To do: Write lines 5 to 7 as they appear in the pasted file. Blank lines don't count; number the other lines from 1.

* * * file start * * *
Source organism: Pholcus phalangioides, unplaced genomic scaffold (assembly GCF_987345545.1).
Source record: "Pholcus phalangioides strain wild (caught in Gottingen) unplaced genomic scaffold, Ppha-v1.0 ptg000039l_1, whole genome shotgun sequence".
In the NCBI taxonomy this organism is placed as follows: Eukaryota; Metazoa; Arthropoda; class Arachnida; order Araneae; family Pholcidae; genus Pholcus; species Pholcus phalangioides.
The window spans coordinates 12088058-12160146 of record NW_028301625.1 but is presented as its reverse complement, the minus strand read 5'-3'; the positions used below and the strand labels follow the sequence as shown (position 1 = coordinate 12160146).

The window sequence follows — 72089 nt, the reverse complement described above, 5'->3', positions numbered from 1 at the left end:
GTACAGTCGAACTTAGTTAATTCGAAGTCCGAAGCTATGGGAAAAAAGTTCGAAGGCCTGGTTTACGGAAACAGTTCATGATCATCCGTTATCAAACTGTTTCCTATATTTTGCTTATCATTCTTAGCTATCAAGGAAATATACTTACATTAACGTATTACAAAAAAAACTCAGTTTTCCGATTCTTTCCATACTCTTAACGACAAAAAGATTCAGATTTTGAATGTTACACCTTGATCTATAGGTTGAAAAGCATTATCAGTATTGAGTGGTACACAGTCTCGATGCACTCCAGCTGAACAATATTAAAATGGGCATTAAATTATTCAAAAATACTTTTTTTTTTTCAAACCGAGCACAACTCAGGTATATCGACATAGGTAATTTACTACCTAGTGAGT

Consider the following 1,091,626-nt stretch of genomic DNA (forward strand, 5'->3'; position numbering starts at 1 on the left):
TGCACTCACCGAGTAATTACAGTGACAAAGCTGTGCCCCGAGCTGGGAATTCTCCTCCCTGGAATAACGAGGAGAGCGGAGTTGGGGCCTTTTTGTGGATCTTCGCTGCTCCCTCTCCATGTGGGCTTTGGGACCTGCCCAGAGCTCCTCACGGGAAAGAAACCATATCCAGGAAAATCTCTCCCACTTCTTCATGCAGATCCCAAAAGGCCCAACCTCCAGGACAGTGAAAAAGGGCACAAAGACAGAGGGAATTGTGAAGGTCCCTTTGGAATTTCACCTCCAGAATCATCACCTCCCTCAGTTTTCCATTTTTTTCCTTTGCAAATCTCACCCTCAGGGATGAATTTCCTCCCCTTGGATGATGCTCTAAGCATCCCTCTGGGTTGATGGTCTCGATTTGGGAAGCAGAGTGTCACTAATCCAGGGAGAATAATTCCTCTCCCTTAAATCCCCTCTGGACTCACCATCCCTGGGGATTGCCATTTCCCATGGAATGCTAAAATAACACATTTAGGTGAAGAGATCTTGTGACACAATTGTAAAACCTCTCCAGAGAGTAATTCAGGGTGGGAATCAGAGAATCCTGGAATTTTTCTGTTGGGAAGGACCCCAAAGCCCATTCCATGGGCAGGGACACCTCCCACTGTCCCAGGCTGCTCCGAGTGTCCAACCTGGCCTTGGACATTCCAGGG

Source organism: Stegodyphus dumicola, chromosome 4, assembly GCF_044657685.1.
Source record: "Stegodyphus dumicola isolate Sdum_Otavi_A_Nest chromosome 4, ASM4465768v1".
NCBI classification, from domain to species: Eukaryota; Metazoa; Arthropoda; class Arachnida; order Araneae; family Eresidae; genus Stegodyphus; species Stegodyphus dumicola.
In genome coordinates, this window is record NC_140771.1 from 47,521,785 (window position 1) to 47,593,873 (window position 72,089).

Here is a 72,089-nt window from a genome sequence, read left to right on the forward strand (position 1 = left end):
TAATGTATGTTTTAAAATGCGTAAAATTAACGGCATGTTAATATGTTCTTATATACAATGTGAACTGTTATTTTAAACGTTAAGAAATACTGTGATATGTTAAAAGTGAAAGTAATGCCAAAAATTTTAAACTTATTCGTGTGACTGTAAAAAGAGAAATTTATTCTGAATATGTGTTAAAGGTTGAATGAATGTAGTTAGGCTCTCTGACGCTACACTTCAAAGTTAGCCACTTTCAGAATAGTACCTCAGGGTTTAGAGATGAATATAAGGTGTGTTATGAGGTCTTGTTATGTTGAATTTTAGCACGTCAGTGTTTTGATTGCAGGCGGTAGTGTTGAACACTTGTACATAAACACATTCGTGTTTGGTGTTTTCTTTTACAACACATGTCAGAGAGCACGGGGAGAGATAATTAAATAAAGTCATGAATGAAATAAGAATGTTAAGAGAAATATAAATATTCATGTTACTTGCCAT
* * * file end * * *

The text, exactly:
The window sequence follows — 72089 nt, the reverse complement described above, 5'->3', positions numbered from 1 at the left end:
GTACAGTCGAACTTAGTTAATTCGAAGTCCGAAGCTATGGGAAAAAAGTTCGAAGGCCTGGTTTACGGAAACAGTTCATGATCATCCGTTATCAAACTGTTTCCTATATTTTGCTTATCATTCTTAGCTATCAAGGAAATATACTTACATTAACGTATTACAAAAAAAACTCAGTTTTCCGATTCTTTCCATACTCTTAACGACAAAAAGATTCAGATTTTGAATGTTACACCTTGATCTATAGGTTGAAAAGCATTATCAGTATTGAGTGGTACACAGTCTCGATGCACTCCAGCTGAACAATATTAAAATGGGCATTAAATTATTCAAAAATACTTTTTTTTTTTCAAACCGAGCACAACTCAGGTATATCGACATAGGTAATTTACTACCTAGTGAGT

Consider the following 1,091,626-nt stretch of genomic DNA (forward strand, 5'->3'; position numbering starts at 1 on the left):